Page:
UBC Theses and Dissertations
Teaching and learning Shakespeare through song Mikulin, Michael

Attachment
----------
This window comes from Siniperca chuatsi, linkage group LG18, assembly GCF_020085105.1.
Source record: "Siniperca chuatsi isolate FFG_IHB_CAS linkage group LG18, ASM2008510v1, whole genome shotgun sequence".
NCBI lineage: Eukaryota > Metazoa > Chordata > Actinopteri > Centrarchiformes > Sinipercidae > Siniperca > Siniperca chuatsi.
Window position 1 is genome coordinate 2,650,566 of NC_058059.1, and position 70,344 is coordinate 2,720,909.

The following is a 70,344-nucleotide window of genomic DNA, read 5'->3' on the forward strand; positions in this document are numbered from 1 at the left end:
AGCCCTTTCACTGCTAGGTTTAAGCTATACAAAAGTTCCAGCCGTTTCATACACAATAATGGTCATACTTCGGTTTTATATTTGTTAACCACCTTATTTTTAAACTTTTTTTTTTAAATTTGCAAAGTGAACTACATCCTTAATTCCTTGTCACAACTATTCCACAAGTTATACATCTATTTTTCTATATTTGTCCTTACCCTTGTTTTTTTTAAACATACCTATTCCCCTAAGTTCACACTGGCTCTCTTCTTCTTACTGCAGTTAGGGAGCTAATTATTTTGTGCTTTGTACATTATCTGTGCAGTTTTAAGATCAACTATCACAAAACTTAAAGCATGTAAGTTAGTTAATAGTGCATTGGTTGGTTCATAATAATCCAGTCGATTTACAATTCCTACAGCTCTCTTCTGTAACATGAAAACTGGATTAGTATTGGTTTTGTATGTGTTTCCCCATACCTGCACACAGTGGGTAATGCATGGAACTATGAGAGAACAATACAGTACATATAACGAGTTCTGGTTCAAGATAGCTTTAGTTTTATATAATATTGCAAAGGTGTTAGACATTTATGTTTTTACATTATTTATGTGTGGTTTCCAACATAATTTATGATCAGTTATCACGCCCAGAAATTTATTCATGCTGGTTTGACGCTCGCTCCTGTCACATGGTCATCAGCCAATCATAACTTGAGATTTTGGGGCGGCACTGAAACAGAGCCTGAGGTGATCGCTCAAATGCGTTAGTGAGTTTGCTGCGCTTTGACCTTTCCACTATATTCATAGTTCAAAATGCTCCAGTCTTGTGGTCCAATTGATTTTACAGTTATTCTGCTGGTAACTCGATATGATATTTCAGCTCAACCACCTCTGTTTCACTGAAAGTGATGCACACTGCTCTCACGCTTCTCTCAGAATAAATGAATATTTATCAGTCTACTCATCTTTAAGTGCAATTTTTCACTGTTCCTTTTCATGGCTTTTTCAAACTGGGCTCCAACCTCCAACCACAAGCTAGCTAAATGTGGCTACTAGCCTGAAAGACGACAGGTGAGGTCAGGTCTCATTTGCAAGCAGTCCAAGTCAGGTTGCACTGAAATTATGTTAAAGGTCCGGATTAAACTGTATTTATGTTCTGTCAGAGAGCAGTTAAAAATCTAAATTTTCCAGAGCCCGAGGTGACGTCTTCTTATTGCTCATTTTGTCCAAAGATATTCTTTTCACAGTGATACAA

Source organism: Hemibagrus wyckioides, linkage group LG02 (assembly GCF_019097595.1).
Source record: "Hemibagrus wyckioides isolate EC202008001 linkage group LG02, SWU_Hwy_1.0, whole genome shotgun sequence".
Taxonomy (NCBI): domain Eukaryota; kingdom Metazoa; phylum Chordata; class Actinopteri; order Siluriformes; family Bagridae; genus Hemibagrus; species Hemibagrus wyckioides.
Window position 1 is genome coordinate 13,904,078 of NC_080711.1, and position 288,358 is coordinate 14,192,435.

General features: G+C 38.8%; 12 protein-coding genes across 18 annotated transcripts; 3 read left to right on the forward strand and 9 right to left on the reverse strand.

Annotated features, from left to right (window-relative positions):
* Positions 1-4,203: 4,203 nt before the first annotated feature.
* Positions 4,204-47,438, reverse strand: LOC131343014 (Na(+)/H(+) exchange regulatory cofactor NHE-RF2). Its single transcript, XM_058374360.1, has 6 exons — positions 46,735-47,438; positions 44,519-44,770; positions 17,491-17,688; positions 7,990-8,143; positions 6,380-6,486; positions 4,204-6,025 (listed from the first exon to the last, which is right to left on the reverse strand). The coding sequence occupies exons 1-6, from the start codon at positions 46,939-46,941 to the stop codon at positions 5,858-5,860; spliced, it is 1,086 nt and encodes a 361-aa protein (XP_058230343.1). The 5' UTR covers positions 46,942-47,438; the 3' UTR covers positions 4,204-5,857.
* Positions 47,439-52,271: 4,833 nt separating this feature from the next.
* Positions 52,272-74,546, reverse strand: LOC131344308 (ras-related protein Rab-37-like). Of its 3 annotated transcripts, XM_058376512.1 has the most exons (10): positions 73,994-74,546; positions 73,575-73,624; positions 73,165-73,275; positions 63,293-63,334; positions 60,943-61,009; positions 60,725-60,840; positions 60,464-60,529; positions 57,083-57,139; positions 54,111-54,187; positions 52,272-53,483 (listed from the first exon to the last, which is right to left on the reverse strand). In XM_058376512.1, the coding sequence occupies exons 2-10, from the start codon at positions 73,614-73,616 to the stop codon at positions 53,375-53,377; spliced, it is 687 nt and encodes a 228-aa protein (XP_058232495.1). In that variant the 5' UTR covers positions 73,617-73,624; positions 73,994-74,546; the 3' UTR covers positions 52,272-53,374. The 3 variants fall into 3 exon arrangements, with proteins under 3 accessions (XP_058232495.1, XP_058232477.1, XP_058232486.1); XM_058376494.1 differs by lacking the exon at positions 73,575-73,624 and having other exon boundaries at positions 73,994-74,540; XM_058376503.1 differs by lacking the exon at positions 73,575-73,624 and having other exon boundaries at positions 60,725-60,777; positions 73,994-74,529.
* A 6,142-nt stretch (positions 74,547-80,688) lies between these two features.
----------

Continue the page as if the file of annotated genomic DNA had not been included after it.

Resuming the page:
Shakespeare's plays are filled with music. Over 70 songs can be found in the Shakespeare canon, and no less than 32 of the plays make reference to music or musical matters in the text itself (Naylor, 1965, p. 3). In addition to songs that advance the action, known as mimetic music, performances of Shakespearean drama often make use of non-mimetic music - that is, the incidental music used at the start and end of the plays to entertain the audience (Duffin, 2004, p.11). While much innovative research has resulted in new and exciting ways to teach Shakespeare (i.e., O'Brien, 1993; Davis & Salomone, 1993; Gibson, 1998), the possibility of exploring musical settings in the context of teaching Shakespeare is often overlooked, possibly due to a lack of accessible information and resources. This thesis explores how understanding of Shakespearean drama might be enriched through attention to the song texts. It is comprised of three main sections: 1) an examination of the history of song in Shakespearean text; 2) a presentation of the author's original arrangements for five song texts accompanied by discussion of how the composition process required sophisticated engagement with the text; and 3) a reflection on the author's experiences inviting Grade 10 English students to compose original settings for Shakespearean songs employing a computer-based music making application. The print manuscript is accompanied by a hypermedia compilation for classroom use that features musical settings (both historical and original), song texts, and practical resources for teachers. Additional materials, including streamed music files of the author's original song settings, are available at www.shakesonqs.com.
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